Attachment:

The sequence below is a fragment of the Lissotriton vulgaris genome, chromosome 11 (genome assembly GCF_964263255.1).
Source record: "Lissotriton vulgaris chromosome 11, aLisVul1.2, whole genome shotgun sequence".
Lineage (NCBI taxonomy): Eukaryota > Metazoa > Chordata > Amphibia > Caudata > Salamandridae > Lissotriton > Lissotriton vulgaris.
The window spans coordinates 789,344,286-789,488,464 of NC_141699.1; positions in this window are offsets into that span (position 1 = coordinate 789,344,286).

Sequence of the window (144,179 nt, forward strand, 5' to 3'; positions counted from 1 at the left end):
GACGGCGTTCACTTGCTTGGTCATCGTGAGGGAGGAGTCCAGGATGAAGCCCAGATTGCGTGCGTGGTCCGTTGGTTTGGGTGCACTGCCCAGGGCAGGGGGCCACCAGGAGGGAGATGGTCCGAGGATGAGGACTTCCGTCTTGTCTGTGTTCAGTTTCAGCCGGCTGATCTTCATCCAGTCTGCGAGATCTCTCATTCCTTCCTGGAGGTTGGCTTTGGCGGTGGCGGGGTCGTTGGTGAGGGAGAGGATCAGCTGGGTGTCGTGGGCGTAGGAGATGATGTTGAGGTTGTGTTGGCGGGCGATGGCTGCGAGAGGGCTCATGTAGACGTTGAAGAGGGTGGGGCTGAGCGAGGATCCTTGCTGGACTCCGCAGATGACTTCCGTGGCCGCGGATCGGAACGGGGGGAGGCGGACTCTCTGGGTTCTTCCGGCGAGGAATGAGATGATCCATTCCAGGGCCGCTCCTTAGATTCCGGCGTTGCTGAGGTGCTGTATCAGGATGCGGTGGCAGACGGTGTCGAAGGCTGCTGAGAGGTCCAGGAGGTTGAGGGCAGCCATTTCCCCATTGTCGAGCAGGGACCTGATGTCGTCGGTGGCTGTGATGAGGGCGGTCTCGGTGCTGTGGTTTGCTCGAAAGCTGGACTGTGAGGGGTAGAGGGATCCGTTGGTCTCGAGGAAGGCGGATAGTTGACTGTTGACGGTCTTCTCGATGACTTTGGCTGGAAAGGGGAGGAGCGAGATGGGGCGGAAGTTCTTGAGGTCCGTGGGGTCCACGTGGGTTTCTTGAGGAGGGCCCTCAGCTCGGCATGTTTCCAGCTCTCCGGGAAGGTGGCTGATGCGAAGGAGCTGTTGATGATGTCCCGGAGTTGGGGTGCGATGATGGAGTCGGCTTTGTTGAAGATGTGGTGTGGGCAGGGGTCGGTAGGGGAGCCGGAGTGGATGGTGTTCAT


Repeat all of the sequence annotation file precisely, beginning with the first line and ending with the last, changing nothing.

The sequence below is a fragment of the Lissotriton vulgaris genome, chromosome 11 (genome assembly GCF_964263255.1).
Source record: "Lissotriton vulgaris chromosome 11, aLisVul1.2, whole genome shotgun sequence".
Lineage (NCBI taxonomy): Eukaryota > Metazoa > Chordata > Amphibia > Caudata > Salamandridae > Lissotriton > Lissotriton vulgaris.
The window spans coordinates 789,344,286-789,488,464 of NC_141699.1; positions in this window are offsets into that span (position 1 = coordinate 789,344,286).

Sequence of the window (144,179 nt, forward strand, 5' to 3'; positions counted from 1 at the left end):
GACGGCGTTCACTTGCTTGGTCATCGTGAGGGAGGAGTCCAGGATGAAGCCCAGATTGCGTGCGTGGTCCGTTGGTTTGGGTGCACTGCCCAGGGCAGGGGGCCACCAGGAGGGAGATGGTCCGAGGATGAGGACTTCCGTCTTGTCTGTGTTCAGTTTCAGCCGGCTGATCTTCATCCAGTCTGCGAGATCTCTCATTCCTTCCTGGAGGTTGGCTTTGGCGGTGGCGGGGTCGTTGGTGAGGGAGAGGATCAGCTGGGTGTCGTGGGCGTAGGAGATGATGTTGAGGTTGTGTTGGCGGGCGATGGCTGCGAGAGGGCTCATGTAGACGTTGAAGAGGGTGGGGCTGAGCGAGGATCCTTGCTGGACTCCGCAGATGACTTCCGTGGCCGCGGATCGGAACGGGGGGAGGCGGACTCTCTGGGTTCTTCCGGCGAGGAATGAGATGATCCATTCCAGGGCCGCTCCTTAGATTCCGGCGTTGCTGAGGTGCTGTATCAGGATGCGGTGGCAGACGGTGTCGAAGGCTGCTGAGAGGTCCAGGAGGTTGAGGGCAGCCATTTCCCCATTGTCGAGCAGGGACCTGATGTCGTCGGTGGCTGTGATGAGGGCGGTCTCGGTGCTGTGGTTTGCTCGAAAGCTGGACTGTGAGGGGTAGAGGGATCCGTTGGTCTCGAGGAAGGCGGATAGTTGACTGTTGACGGTCTTCTCGATGACTTTGGCTGGAAAGGGGAGGAGCGAGATGGGGCGGAAGTTCTTGAGGTCCGTGGGGTCCACGTGGGTTTCTTGAGGAGGGCCCTCAGCTCGGCATGTTTCCAGCTCTCCGGGAAGGTGGCTGATGCGAAGGAGCTGTTGATGATGTCCCGGAGTTGGGGTGCGATGATGGAGTCGGCTTTGTTGAAGATGTGGTGTGGGCAGGGGTCGGTAGGGGAGCCGGAGTGGATGGTGTTCAT